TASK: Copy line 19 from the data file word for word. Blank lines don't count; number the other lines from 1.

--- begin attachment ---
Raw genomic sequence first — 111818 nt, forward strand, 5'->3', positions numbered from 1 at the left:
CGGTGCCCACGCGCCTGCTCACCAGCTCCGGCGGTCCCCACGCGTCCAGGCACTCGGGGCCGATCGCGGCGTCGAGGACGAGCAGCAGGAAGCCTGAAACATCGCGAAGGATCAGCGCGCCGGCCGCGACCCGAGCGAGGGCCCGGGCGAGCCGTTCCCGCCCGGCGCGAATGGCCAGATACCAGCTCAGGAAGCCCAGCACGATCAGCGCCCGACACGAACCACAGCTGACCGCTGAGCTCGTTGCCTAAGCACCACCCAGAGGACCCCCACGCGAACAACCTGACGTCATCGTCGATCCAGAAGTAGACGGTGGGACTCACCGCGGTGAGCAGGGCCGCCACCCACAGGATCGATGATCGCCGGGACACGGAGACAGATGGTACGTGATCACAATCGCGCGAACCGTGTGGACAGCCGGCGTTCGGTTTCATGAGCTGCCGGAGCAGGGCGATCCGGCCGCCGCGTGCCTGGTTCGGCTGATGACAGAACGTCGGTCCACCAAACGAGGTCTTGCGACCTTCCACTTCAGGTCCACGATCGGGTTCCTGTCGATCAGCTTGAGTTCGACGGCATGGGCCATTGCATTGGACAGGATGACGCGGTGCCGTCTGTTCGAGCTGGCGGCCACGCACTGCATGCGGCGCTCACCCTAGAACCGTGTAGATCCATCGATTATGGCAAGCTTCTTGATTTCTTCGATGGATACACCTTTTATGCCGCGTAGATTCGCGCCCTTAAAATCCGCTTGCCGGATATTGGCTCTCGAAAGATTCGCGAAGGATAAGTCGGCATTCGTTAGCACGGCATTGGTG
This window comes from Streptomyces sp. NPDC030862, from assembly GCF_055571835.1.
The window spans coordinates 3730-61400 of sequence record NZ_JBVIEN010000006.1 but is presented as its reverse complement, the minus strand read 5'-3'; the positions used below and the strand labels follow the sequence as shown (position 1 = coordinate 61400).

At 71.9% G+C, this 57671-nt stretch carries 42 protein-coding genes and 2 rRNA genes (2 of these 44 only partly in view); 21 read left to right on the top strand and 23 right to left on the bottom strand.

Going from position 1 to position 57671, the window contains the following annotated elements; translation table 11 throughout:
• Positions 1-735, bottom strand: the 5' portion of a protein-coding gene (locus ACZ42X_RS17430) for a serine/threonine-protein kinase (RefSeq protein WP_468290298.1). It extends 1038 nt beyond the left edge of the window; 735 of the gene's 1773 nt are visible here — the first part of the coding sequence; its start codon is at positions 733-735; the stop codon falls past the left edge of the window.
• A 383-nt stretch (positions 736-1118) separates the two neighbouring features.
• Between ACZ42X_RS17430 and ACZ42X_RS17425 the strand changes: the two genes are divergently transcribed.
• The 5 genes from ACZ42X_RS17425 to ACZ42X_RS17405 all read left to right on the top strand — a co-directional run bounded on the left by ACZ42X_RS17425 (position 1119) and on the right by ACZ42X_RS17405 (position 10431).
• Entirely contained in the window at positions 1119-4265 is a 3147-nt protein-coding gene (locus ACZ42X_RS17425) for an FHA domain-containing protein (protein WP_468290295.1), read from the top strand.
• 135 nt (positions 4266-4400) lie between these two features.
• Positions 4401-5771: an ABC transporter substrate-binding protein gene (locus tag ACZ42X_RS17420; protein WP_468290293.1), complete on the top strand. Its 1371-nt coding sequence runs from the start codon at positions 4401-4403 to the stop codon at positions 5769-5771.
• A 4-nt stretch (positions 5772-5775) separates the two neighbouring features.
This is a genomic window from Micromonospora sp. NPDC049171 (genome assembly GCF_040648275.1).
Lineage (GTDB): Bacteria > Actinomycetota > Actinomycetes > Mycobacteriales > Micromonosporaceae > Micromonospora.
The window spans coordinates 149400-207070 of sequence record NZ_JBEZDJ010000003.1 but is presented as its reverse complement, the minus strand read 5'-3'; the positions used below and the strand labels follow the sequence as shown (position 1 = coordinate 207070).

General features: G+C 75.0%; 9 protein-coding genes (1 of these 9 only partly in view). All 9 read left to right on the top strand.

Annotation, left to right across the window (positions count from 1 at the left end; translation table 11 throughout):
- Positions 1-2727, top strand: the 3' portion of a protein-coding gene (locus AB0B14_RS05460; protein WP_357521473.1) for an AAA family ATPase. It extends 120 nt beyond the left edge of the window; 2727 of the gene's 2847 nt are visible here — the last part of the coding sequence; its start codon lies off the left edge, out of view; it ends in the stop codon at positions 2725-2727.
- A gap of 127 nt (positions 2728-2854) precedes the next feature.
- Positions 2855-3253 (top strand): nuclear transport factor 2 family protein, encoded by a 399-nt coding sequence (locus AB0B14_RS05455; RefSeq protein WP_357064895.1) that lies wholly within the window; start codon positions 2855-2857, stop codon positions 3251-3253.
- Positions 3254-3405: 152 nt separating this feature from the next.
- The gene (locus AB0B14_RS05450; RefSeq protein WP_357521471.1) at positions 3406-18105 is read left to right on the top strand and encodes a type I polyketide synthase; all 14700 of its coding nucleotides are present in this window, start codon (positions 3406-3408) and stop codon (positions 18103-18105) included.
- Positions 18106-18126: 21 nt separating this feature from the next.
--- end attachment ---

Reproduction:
Annotation, left to right across the window (positions count from 1 at the left end; translation table 11 throughout):